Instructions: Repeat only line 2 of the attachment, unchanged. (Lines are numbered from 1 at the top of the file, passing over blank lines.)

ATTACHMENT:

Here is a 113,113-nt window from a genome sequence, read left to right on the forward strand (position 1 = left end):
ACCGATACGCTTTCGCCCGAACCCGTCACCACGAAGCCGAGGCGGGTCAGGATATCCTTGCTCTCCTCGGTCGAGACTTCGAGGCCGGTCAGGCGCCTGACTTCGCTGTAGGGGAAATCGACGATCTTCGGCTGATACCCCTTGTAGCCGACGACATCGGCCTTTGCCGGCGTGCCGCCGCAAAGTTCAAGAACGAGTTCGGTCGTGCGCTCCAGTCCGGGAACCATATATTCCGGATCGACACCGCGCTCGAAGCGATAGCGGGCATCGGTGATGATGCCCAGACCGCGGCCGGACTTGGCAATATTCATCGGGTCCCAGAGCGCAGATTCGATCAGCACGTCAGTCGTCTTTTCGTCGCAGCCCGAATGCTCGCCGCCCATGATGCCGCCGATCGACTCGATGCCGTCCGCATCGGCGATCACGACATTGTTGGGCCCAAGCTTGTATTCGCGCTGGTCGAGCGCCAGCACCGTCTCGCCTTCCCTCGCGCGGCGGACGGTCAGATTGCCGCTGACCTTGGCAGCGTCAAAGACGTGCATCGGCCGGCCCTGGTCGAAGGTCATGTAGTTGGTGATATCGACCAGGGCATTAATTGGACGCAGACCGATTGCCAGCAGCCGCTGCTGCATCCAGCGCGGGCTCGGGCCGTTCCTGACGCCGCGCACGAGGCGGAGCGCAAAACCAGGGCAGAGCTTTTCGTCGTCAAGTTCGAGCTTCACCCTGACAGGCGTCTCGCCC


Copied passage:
ACCGATACGCTTTCGCCCGAACCCGTCACCACGAAGCCGAGGCGGGTCAGGATATCCTTGCTCTCCTCGGTCGAGACTTCGAGGCCGGTCAGGCGCCTGACTTCGCTGTAGGGGAAATCGACGATCTTCGGCTGATACCCCTTGTAGCCGACGACATCGGCCTTTGCCGGCGTGCCGCCGCAAAGTTCAAGAACGAGTTCGGTCGTGCGCTCCAGTCCGGGAACCATATATTCCGGATCGACACCGCGCTCGAAGCGATAGCGGGCATCGGTGATGATGCCCAGACCGCGGCCGGACTTGGCAATATTCATCGGGTCCCAGAGCGCAGATTCGATCAGCACGTCAGTCGTCTTTTCGTCGCAGCCCGAATGCTCGCCGCCCATGATGCCGCCGATCGACTCGATGCCGTCCGCATCGGCGATCACGACATTGTTGGGCCCAAGCTTGTATTCGCGCTGGTCGAGCGCCAGCACCGTCTCGCCTTCCCTCGCGCGGCGGACGGTCAGATTGCCGCTGACCTTGGCAGCGTCAAAGACGTGCATCGGCCGGCCCTGGTCGAAGGTCATGTAGTTGGTGATATCGACCAGGGCATTAATTGGACGCAGACCGATTGCCAGCAGCCGCTGCTGCATCCAGCGCGGGCTCGGGCCGTTCCTGACGCCGCGCACGAGGCGGAGCGCAAAACCAGGGCAGAGCTTTTCGTCGTCAAGTTCGAGCTTCACCCTGACAGGCGTCTCGCCC